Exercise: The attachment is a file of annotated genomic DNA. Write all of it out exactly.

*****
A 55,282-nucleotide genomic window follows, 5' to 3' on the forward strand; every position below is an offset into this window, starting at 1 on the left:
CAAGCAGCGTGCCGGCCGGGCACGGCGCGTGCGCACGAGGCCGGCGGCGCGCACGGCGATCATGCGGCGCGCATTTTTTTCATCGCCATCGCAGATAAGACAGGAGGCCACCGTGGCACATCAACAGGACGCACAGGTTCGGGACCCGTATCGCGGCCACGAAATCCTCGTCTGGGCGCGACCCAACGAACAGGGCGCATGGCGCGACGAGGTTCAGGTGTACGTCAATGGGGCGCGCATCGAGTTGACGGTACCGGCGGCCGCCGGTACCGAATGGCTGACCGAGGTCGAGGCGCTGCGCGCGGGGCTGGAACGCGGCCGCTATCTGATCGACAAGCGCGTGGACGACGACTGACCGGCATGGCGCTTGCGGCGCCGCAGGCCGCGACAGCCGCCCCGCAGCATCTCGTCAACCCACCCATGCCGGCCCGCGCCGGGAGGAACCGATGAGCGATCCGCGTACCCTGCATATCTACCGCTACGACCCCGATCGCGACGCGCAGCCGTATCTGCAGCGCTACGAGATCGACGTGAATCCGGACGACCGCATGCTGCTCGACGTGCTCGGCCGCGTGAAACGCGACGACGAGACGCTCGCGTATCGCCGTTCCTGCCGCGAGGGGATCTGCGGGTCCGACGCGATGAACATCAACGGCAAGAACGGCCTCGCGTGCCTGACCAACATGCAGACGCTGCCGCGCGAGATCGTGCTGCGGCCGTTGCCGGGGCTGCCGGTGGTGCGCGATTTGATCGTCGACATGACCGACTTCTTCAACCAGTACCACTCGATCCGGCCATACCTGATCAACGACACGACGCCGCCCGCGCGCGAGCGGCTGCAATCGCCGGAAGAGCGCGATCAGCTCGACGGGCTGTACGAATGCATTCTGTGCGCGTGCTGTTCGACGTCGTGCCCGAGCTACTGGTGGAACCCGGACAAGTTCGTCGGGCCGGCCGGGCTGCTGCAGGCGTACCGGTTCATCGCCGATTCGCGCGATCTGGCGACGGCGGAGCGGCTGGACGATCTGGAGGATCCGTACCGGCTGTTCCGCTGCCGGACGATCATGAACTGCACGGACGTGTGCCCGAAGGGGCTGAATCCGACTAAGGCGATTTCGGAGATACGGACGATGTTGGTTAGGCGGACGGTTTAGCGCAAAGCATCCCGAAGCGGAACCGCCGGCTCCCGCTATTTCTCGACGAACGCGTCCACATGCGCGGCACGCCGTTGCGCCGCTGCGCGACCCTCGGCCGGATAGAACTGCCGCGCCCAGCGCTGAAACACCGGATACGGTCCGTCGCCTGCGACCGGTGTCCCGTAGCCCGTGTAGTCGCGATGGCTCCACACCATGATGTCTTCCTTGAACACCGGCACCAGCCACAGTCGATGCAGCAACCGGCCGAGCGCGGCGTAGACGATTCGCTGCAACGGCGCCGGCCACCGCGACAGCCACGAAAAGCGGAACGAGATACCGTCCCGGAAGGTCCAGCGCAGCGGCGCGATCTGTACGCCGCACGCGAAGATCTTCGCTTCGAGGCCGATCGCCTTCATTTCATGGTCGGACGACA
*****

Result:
A 55,282-nucleotide genomic window follows, 5' to 3' on the forward strand; every position below is an offset into this window, starting at 1 on the left:
CAAGCAGCGTGCCGGCCGGGCACGGCGCGTGCGCACGAGGCCGGCGGCGCGCACGGCGATCATGCGGCGCGCATTTTTTTCATCGCCATCGCAGATAAGACAGGAGGCCACCGTGGCACATCAACAGGACGCACAGGTTCGGGACCCGTATCGCGGCCACGAAATCCTCGTCTGGGCGCGACCCAACGAACAGGGCGCATGGCGCGACGAGGTTCAGGTGTACGTCAATGGGGCGCGCATCGAGTTGACGGTACCGGCGGCCGCCGGTACCGAATGGCTGACCGAGGTCGAGGCGCTGCGCGCGGGGCTGGAACGCGGCCGCTATCTGATCGACAAGCGCGTGGACGACGACTGACCGGCATGGCGCTTGCGGCGCCGCAGGCCGCGACAGCCGCCCCGCAGCATCTCGTCAACCCACCCATGCCGGCCCGCGCCGGGAGGAACCGATGAGCGATCCGCGTACCCTGCATATCTACCGCTACGACCCCGATCGCGACGCGCAGCCGTATCTGCAGCGCTACGAGATCGACGTGAATCCGGACGACCGCATGCTGCTCGACGTGCTCGGCCGCGTGAAACGCGACGACGAGACGCTCGCGTATCGCCGTTCCTGCCGCGAGGGGATCTGCGGGTCCGACGCGATGAACATCAACGGCAAGAACGGCCTCGCGTGCCTGACCAACATGCAGACGCTGCCGCGCGAGATCGTGCTGCGGCCGTTGCCGGGGCTGCCGGTGGTGCGCGATTTGATCGTCGACATGACCGACTTCTTCAACCAGTACCACTCGATCCGGCCATACCTGATCAACGACACGACGCCGCCCGCGCGCGAGCGGCTGCAATCGCCGGAAGAGCGCGATCAGCTCGACGGGCTGTACGAATGCATTCTGTGCGCGTGCTGTTCGACGTCGTGCCCGAGCTACTGGTGGAACCCGGACAAGTTCGTCGGGCCGGCCGGGCTGCTGCAGGCGTACCGGTTCATCGCCGATTCGCGCGATCTGGCGACGGCGGAGCGGCTGGACGATCTGGAGGATCCGTACCGGCTGTTCCGCTGCCGGACGATCATGAACTGCACGGACGTGTGCCCGAAGGGGCTGAATCCGACTAAGGCGATTTCGGAGATACGGACGATGTTGGTTAGGCGGACGGTTTAGCGCAAAGCATCCCGAAGCGGAACCGCCGGCTCCCGCTATTTCTCGACGAACGCGTCCACATGCGCGGCACGCCGTTGCGCCGCTGCGCGACCCTCGGCCGGATAGAACTGCCGCGCCCAGCGCTGAAACACCGGATACGGTCCGTCGCCTGCGACCGGTGTCCCGTAGCCCGTGTAGTCGCGATGGCTCCACACCATGATGTCTTCCTTGAACACCGGCACCAGCCACAGTCGATGCAGCAACCGGCCGAGCGCGGCGTAGACGATTCGCTGCAACGGCGCCGGCCACCGCGACAGCCACGAAAAGCGGAACGAGATACCGTCCCGGAAGGTCCAGCGCAGCGGCGCGATCTGTACGCCGCACGCGAAGATCTTCGCTTCGAGGCCGATCGCCTTCATTTCATGGTCGGACGACA